And that is my answer when someone asks me what to read on Judaism. Read whatever book will lead you to more books. The great critic Randall Jarrell advised “read at whim!” Some of my greatest reading experiences are books I plucked almost randomly off the shelf, or in a bookstore, because something caught my eye. Then the trail continues: the author mentioned another book, and so on and so on, until there was a long chain of learning and storytelling whose beginning was that single instant of curiosity.
I already own more books than I will probably ever read and yet I still buy new ones. Maybe this new book or that classic one will give me the insight and wisdom I lack. I don’t wish to overstate the point, but there are moments when I cherish the wry words of critic Logan Piersall Smith: “People say life is the thing, but I prefer reading.”
Why We Have The Megillah
Among the Dead Sea Scrolls every book of the Hebrew bible is represented except the book of Esther. Allusions are made to phrases from Esther so the book was known in Qumran, but not considered sacred and therefore not preserved. Some of the Christian church, particularly in the East, also omitted Esther from the canon of sacred books in the early centuries. Why this uncertain status?
We cannot know for sure, although the absence of God’s name, or perhaps the rejection of Purim as a holiday may have been a reason. Yet the Rabbis found God in the Megillah, or more accurately, God’s spirit moving through the Megillah, and I’d like to suggest another reason why our sages preserved this wonderful story.
The Rabbis were not prophets but they were often gifted with remarkable foresight. They anticipated a future when communities outside of Israel would be frightened and need encouragement. How often did the story of Esther remind Jews that things could be reversed, that there was still hope, that even in the brutal diaspora there was a promise of survival? The Rabbis kept Esther because they knew we would need it. More than two thousand years ago Esther and Mordecai saved the Jews of Shushan; since that time they have helped save us as well.
Animal Rights and Wrongs
Can you spot the difference in these two injunctions?
- Ex 23:4. “When you encounter your enemy’s ox or donkey wandering you must take it back to him.”
- Ex. 23:5. “When you see the donkey of your enemy lying under its burden and wish to refrain from helping him, you must nonetheless raise it with him.”
In the first instance, you come across the animal of the person you hate. You must nonetheless return it, because you are otherwise colluding in depriving another person of what belongs to him. But in the second instance, you do not encounter the animal – you merely “see” it. You would have to go over, out of your way, to assist.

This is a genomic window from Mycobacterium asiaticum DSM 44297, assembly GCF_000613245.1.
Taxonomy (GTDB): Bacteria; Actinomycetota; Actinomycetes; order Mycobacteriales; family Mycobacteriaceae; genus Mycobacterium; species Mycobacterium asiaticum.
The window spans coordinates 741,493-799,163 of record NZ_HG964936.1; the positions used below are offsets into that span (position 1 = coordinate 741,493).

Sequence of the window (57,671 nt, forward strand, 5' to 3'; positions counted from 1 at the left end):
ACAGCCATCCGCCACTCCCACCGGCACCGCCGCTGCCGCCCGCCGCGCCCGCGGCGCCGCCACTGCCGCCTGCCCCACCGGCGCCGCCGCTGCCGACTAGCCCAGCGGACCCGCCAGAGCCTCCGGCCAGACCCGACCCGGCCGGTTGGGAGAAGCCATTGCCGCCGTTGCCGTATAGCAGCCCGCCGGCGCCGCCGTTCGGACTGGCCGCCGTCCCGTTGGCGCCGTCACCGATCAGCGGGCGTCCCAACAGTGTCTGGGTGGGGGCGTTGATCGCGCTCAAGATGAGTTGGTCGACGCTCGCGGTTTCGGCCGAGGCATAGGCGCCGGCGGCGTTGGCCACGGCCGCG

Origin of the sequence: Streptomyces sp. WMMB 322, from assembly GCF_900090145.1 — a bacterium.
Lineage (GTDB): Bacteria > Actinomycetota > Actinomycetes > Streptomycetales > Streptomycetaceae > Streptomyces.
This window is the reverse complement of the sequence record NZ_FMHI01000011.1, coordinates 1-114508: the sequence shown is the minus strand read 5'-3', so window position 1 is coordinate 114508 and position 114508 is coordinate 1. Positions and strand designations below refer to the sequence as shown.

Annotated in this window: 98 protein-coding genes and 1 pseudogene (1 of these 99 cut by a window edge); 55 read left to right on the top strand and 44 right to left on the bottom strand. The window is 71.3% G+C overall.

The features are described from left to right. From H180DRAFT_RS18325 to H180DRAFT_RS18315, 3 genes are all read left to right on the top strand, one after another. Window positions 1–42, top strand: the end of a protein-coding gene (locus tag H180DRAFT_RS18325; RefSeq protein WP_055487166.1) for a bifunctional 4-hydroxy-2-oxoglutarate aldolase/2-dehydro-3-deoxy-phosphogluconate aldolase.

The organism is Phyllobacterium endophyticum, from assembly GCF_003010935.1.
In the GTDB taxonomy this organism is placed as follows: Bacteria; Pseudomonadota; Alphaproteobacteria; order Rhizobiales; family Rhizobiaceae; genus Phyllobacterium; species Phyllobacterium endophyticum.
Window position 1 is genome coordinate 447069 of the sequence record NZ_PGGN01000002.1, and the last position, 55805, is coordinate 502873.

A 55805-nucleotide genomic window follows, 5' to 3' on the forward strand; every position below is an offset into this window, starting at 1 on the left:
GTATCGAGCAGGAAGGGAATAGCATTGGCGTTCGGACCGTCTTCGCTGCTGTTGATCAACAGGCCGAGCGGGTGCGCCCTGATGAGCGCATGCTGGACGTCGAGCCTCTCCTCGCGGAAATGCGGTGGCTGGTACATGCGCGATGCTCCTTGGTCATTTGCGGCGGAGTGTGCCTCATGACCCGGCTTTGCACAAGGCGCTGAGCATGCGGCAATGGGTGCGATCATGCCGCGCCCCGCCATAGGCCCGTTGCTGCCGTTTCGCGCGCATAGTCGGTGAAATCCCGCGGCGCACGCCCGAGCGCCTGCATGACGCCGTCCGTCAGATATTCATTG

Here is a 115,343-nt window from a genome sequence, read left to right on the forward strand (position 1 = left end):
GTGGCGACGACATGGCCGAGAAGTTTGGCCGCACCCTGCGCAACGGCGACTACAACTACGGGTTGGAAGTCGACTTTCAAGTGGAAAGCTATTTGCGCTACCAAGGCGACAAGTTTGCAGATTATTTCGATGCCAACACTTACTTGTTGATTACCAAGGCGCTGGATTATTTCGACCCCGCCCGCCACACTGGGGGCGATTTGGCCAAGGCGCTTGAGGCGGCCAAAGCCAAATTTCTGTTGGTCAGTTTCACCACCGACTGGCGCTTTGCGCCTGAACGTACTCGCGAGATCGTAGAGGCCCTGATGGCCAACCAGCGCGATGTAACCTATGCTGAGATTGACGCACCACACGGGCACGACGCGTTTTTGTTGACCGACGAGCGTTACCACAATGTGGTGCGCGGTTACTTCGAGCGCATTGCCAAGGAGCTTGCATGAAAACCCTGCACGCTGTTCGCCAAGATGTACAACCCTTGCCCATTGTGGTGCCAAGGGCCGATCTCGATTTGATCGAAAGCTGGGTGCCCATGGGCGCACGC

Why do you nonetheless have to take action? Because in the second instance the animal is suffering. It is crushed under the burden. The loathing you feel for your enemy is not to be transferred to the animal; rather you need to have compassion for its suffering. Judaism has an entire set of laws, “tsa’ar ba’alei hayim,” the requirement “to prevent the suffering of living creatures.”
As a vegetarian I take the suffering of animals who are cruelly slaughtered seriously. Kashrut is a way of eating meat that attempts to minimize pain to the animal. But whether you eat meat or not, you are part of a tradition that in small ways and large is concerned to lessen the pain of the world.
The Torah tells us ‘Do not harden your heart (Deut 15:7).’ The verse is speaking particularly about the poor, who turn to you for help.
Hard-heartedness is a general affliction as kindness is a general attribute. Every human being is at times beleaguered, no matter their social status. In our sadly shrill society, when discourse operates by insult as often as by argument, there is a constant turning away from the humanity of the other.
In a beautiful passage, G.K. Chesterton says of Charles Dickens: “Dickens did not dislike this or that argument for oppression; he disliked oppression. He disliked a certain look on the face of a man when he looks down on another man. And that look on that face is the only thing that we have really to fight between here and the fires of hell.”